There is a serious oil boom occurring in our neighboring state o f North Dakota. The fracking occurring in Bakken has helped increase the amount of U.S. crude oil production. In 2008, there were 5 million barrels produced each day. That number is expected to increase to 8.5 million barrels by the end of this year.
The vast amount of oil may be extracted elsewhere, but it is transported by train across the United States. These train tracks run through small towns and major cities alike, including ones in Minnesota, that have been described as “moving pipelines” by some accident investigators. These “pipelines” aren’t as secure as we might think. In fact, there have been nine major oil train derailments since March 2013.
These train accidents, some of which involved a number of fatal injuries, have prompted the Transportation Department to issue an emergency order and a safety advisory. Even though lawmakers are working hard on new, permanent safety standards, regulators felt more immediate action needed to be taken.
The workers at the loading site and the final destination are aware of the hazardous material that is being transported, but emergency management officials in all those states that it passes through don’t necessarily have the same information. The emergency order requires that railroads inform the necessary officials of not only the fact that it is being transported through their jurisdiction but also the volume that is being transported.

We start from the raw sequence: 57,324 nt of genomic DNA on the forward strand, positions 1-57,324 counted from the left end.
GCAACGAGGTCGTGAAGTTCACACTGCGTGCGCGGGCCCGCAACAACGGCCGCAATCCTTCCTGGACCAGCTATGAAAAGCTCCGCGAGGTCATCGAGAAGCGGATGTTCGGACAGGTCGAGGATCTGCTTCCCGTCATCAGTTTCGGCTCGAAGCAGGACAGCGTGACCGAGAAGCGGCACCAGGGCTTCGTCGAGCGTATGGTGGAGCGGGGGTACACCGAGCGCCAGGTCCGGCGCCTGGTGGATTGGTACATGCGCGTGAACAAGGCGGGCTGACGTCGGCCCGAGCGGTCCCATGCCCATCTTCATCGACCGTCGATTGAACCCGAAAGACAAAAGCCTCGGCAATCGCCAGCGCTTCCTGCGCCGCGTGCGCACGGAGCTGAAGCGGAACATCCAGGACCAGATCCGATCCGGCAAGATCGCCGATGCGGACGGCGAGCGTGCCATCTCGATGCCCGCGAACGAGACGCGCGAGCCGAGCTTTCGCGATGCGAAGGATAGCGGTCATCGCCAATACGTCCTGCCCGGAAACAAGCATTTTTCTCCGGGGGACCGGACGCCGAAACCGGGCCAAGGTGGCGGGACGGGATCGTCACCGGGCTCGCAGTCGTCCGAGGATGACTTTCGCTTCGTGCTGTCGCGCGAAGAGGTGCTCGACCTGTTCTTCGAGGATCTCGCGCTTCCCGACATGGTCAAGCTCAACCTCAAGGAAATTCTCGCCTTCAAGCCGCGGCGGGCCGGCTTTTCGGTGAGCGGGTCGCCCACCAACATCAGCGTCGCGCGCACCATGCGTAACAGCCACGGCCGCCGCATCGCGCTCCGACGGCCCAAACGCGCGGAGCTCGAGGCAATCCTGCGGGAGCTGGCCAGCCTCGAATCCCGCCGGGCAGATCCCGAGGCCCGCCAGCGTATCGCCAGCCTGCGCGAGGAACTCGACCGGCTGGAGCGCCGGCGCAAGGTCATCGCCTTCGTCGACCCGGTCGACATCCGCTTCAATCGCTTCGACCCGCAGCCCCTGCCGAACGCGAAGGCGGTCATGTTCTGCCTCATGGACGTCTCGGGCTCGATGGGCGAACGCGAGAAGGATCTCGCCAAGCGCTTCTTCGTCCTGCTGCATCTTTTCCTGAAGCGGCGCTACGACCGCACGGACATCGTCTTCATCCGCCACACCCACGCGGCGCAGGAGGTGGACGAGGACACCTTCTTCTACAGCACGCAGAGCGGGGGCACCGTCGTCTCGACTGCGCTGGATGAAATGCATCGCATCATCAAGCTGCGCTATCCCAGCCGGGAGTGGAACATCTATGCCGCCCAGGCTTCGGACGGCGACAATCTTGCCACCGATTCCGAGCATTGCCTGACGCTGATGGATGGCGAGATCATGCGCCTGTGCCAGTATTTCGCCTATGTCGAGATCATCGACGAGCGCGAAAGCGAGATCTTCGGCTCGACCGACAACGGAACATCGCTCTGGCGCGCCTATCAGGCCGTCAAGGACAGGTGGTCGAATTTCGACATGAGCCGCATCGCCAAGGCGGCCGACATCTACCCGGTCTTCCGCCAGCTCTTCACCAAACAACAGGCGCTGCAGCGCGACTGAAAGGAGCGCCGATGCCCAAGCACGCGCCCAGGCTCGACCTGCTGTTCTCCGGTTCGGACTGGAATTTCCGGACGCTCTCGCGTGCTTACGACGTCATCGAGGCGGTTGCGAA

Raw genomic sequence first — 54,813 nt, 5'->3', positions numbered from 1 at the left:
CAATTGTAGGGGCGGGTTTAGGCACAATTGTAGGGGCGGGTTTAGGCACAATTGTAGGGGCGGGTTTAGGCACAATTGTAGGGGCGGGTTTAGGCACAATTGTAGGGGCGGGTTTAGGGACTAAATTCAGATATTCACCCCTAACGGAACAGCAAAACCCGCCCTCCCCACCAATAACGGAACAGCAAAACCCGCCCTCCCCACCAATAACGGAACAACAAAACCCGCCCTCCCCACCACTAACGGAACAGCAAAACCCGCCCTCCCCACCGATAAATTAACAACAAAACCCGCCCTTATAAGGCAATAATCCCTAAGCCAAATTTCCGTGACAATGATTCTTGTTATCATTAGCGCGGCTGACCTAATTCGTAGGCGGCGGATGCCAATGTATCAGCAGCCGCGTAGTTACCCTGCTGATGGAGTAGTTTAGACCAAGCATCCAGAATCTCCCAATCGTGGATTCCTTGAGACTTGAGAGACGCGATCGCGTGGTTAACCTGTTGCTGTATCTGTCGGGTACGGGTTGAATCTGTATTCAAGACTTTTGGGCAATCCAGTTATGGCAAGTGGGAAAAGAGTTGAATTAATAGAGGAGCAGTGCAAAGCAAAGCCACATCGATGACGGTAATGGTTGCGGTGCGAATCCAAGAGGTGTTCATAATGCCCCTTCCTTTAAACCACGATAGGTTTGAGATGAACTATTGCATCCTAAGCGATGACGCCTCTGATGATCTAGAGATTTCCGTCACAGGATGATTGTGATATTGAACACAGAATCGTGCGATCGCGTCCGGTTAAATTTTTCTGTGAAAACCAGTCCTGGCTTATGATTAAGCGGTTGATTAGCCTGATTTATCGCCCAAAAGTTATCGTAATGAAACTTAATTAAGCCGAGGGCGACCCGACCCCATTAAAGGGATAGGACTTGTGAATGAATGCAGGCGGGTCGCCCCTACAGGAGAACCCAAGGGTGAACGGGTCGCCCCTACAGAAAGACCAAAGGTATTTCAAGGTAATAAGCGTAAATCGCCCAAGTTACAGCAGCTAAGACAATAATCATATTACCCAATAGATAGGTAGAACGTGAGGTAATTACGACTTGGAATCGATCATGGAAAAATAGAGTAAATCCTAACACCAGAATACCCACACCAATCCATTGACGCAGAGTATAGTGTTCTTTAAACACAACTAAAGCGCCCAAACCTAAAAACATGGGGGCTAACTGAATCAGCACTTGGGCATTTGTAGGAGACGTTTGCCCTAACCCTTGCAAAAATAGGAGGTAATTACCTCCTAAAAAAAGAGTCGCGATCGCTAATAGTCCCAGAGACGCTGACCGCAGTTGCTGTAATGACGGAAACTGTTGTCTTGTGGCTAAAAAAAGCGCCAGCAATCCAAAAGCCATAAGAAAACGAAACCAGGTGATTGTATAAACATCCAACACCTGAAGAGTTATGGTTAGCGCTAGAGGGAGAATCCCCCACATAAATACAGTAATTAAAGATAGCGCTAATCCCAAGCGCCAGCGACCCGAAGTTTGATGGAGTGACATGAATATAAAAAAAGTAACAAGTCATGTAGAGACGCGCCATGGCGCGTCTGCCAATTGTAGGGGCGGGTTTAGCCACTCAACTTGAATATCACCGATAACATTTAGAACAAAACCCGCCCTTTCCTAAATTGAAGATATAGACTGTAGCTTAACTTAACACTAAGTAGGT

The safety advisory urges railroads to use the safest cars possible in their fleet to transport the oil. In the accidents mentioned above, many cars have ruptured in collisions that occurred at speeds as low as or even less than 30 miles per hour. Using the safest possible cars may not prevent accidents from occurring, but officials hope that should another occur, it would lessen the severity of the consequences.
Railroad workers are often the first to suffer harm that ranges from crushing injuries from falling objects to toxic exposure and everything between. These workers are often left to fight on their own for the compensation necessary to allow them to heal. An attorney well versed in handling Federal Employers’ Liability Act cases will put the injured worker in the spotlight to ensure that their needs are met.
Source: Star Tribune, “Federal government issues emergency order requiring states be informed of oil train shipments,” Joan Lowy, May 7, 2014